What You Can Do
Diabetes food plans are often geared toward helping people lose, rather than gain, weight. This can make it harder to figure out how to gain weight in a healthy way.
Before trying the tips below, talk with your doctor or dietician. They can help you set the right diet and exercise goals for you, as well as answer any questions you may have.
There are many apps available to help you manage your condition and make the right food choices. Look for apps that help you track blood sugar and BMI.
Some options include:
GlucOracle: This glucose forecasting app uses crowdsourcing to analyze the estimated amount of carbohydrates, protein, fat, calories, and fiber in each meal. It also predicts what your glucose level will be after eating.
SuperTracker: This app helps you gain weight by providing comprehensive nutritional information on over 8,000 food items. It also tracks your nutritional targets, diet, and activity levels against your goals.
Reason #: Type 2 Diabetes Medications Can Drive Weight Gain
Remember how your bodyâs own insulin is a fat-storage hormone? Thatâs also true for insulin that has been prescribed to you, whether delivered by injection or by pump. Thatâs why a common side effect of prescribed insulin is weight gain. Another class of medicine for type 2 diabetes, Sulfonylureas, work by stimulating the pancreas to produce more insulin. And once again, more insulin in your body means more fat storage and more weight gain.
More Weight Loss More Diabetes Remission
The scientists found that the more weight lost, the greater the likelihood of diabetes remission:
Among those who gained weight: 0% achieved remission of diabetes
- For those who lost 0 to 11 pounds: 7% achieved remission
- For those who lost 11 to 22 pounds: 34% achieved remission
- For those who lost 22 to 33 pounds: 57% achieved remission
- For those who lost more than 33 pounds: 86% achieved remission
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Medical Management Of Diabetes
One final note: Many diabetics rely on medications to keep their blood sugar in a normal range.
Because their bodies dont produce insulin, people with type 1 diabetes need insulin therapy to survive. Most people with LADA and some with type 2 diabetes also require insulin eventually.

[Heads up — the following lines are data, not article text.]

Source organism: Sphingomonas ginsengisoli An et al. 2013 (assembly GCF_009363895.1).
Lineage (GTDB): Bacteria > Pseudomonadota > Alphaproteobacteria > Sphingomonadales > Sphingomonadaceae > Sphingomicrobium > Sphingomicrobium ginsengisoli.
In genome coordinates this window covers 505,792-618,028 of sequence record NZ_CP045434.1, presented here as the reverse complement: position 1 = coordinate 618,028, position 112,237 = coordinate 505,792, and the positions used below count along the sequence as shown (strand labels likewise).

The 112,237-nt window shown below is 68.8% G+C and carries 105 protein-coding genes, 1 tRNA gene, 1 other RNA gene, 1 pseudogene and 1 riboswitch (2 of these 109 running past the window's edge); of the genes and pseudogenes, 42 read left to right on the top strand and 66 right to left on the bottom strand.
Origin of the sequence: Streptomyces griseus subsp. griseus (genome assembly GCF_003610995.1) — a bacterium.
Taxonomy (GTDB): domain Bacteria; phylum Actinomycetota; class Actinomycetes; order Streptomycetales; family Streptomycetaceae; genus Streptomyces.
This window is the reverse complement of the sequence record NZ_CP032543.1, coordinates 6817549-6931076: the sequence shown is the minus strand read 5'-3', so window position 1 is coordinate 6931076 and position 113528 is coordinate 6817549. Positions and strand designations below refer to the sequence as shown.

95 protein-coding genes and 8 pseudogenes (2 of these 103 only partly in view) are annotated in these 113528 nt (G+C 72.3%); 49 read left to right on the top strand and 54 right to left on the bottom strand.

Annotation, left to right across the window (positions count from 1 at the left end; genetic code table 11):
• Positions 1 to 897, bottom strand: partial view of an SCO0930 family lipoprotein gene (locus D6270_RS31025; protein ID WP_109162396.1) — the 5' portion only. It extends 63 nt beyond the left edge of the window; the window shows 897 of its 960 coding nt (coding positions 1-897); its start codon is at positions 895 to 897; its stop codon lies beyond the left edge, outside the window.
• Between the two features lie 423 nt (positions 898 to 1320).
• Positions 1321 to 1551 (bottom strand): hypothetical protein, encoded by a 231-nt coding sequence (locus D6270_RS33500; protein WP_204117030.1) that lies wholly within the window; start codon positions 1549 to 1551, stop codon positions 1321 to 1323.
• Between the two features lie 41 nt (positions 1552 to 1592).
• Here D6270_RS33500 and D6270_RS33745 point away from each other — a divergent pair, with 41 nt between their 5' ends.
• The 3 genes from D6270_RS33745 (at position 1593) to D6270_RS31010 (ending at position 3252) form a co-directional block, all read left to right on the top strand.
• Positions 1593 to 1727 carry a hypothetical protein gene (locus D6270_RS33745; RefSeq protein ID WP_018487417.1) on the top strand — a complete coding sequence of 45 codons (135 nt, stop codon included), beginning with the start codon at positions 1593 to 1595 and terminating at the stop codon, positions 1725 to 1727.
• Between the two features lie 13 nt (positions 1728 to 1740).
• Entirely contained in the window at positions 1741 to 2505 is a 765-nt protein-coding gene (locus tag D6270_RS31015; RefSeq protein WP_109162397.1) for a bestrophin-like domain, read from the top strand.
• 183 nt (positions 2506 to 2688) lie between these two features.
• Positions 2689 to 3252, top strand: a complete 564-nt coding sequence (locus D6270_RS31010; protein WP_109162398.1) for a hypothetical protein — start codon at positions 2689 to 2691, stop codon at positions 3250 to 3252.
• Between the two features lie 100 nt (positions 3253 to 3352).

If youre diagnosed with type 2 diabetes, your doctor may also prescribe oral medications to help your body use carbohydrates more effectively. The most common one is metformin, which slows glucose production in the liver and increases insulin sensitivity.
Other medications work by increasing insulin secretion, lowering blood sugar or increasing the rate at which sugars are excreted in the urine .
Regardless of your medication needs, a healthy diabetic diet is a very important part of treatment. In some cases, weight loss may even reduce the need for medications.
Summary: If youre diagnosed with diabetes, your doctor may prescribe medications to help you control your blood sugar. Those with type 1 diabetes require insulin therapy for life, and many people with LADA or type 2 diabetes may eventually need it. Oral medications like metformin are commonly used in type 2 diabetes. Diet is also an important part of diabetes treatment, and weight loss can often help lower the need for medications for those who are overweight or obese.
Losing Weight And Insulin Resistance
Insulin is the hormone that regulates blood sugar levels in the body and helps your cells convert blood sugar into energy. In some people with diabetes, however, blood sugar levels are high for a sustained period of time, causing the pancreas to produce more and more insulin. Eventually, the cells stop responding to that insulinbecoming insulin resistant. Losing weight with insulin resistance is more difficult because your body converts blood sugar into fat instead of energy.
The solution? For a start, reducing the sugar and processed carbohydrates in your diet while increasing healthy fats along with vegetables and whole grains. Even a small improvement can make a big difference. Studies show that a weight loss of just 57 percent is enough to reduce the risk of diabetes by 58 percent in a person who has a high risk of the condition.